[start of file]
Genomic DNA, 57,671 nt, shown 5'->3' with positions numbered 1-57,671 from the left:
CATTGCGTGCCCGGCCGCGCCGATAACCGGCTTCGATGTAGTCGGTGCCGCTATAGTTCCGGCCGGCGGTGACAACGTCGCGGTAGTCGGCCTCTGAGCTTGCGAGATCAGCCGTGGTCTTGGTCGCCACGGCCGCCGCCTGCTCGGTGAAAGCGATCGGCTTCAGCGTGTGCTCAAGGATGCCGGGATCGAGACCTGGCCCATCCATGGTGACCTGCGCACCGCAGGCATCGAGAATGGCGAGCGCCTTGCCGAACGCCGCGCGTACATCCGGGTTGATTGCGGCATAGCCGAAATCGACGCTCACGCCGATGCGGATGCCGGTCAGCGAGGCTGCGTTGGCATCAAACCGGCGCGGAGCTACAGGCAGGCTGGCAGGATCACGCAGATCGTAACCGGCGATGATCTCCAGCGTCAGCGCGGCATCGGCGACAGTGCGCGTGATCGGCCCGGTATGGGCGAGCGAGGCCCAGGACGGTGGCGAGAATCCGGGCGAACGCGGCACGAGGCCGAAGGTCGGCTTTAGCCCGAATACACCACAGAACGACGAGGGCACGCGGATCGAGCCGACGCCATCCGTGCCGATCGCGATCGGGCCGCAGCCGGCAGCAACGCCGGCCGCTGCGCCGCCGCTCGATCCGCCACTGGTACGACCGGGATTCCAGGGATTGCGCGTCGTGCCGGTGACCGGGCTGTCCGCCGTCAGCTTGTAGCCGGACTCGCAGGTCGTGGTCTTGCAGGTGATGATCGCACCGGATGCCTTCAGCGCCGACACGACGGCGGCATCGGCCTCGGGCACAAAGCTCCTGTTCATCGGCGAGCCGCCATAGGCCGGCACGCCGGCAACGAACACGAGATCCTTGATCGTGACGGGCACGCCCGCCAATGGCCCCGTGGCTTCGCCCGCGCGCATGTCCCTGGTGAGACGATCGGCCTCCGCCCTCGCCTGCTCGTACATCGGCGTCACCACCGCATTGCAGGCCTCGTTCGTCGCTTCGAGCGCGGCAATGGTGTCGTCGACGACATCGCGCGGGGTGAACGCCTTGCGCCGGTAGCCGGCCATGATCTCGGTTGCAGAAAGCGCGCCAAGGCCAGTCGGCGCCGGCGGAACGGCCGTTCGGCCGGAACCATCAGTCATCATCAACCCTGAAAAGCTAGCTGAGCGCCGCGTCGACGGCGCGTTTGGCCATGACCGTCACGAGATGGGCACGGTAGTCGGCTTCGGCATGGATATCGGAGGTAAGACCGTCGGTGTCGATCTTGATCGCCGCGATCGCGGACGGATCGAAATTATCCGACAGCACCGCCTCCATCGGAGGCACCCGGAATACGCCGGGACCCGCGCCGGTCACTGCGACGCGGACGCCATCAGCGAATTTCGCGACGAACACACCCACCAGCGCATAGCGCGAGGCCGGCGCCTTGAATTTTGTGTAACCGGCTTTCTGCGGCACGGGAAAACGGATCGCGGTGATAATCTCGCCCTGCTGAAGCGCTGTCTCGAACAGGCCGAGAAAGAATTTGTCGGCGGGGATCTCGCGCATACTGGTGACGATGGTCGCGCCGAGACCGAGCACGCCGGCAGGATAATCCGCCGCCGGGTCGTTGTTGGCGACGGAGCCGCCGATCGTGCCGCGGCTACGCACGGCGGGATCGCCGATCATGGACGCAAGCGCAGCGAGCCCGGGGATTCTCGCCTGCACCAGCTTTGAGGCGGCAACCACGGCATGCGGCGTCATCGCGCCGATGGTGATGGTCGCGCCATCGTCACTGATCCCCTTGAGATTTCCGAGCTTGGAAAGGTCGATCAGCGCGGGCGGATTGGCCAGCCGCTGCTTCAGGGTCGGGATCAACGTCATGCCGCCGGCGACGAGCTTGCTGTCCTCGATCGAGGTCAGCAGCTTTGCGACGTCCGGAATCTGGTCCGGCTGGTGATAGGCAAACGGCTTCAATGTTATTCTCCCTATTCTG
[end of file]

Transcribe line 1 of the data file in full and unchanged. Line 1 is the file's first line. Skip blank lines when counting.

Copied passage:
Genomic DNA, 57,671 nt, shown 5'->3' with positions numbered 1-57,671 from the left: